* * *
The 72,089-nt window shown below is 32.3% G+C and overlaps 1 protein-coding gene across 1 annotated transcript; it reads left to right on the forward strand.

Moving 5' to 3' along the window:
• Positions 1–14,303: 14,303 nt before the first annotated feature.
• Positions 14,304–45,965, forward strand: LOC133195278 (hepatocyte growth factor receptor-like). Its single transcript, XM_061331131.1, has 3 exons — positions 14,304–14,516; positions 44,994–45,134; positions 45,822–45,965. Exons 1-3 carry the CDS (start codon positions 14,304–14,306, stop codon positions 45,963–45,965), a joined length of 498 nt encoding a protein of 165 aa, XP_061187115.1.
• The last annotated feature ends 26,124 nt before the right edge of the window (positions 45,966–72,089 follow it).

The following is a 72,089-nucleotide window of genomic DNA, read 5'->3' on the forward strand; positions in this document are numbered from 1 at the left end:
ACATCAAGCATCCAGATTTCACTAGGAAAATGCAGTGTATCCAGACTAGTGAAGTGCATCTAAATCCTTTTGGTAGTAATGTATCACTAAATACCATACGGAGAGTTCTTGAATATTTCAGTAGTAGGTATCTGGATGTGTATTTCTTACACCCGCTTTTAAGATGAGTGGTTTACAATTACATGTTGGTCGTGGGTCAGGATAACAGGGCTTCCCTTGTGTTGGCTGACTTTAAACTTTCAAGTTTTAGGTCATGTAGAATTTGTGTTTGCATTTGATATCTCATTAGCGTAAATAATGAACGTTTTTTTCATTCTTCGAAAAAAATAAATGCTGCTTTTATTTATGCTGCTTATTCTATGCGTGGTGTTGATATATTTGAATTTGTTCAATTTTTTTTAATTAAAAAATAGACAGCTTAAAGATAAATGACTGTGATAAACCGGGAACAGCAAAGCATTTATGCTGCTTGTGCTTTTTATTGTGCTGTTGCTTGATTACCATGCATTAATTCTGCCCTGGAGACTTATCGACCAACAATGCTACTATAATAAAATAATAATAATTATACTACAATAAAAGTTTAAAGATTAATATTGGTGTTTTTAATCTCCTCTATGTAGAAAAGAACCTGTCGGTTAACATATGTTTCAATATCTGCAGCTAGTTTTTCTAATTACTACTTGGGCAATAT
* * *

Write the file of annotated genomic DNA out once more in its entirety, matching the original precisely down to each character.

The 72,089-nt window shown below is 32.3% G+C and overlaps 1 protein-coding gene across 1 annotated transcript; it reads left to right on the forward strand.

Moving 5' to 3' along the window:
• Positions 1–14,303: 14,303 nt before the first annotated feature.
• Positions 14,304–45,965, forward strand: LOC133195278 (hepatocyte growth factor receptor-like). Its single transcript, XM_061331131.1, has 3 exons — positions 14,304–14,516; positions 44,994–45,134; positions 45,822–45,965. Exons 1-3 carry the CDS (start codon positions 14,304–14,306, stop codon positions 45,963–45,965), a joined length of 498 nt encoding a protein of 165 aa, XP_061187115.1.
• The last annotated feature ends 26,124 nt before the right edge of the window (positions 45,966–72,089 follow it).

The following is a 72,089-nucleotide window of genomic DNA, read 5'->3' on the forward strand; positions in this document are numbered from 1 at the left end:
ACATCAAGCATCCAGATTTCACTAGGAAAATGCAGTGTATCCAGACTAGTGAAGTGCATCTAAATCCTTTTGGTAGTAATGTATCACTAAATACCATACGGAGAGTTCTTGAATATTTCAGTAGTAGGTATCTGGATGTGTATTTCTTACACCCGCTTTTAAGATGAGTGGTTTACAATTACATGTTGGTCGTGGGTCAGGATAACAGGGCTTCCCTTGTGTTGGCTGACTTTAAACTTTCAAGTTTTAGGTCATGTAGAATTTGTGTTTGCATTTGATATCTCATTAGCGTAAATAATGAACGTTTTTTTCATTCTTCGAAAAAAATAAATGCTGCTTTTATTTATGCTGCTTATTCTATGCGTGGTGTTGATATATTTGAATTTGTTCAATTTTTTTTAATTAAAAAATAGACAGCTTAAAGATAAATGACTGTGATAAACCGGGAACAGCAAAGCATTTATGCTGCTTGTGCTTTTTATTGTGCTGTTGCTTGATTACCATGCATTAATTCTGCCCTGGAGACTTATCGACCAACAATGCTACTATAATAAAATAATAATAATTATACTACAATAAAAGTTTAAAGATTAATATTGGTGTTTTTAATCTCCTCTATGTAGAAAAGAACCTGTCGGTTAACATATGTTTCAATATCTGCAGCTAGTTTTTCTAATTACTACTTGGGCAATAT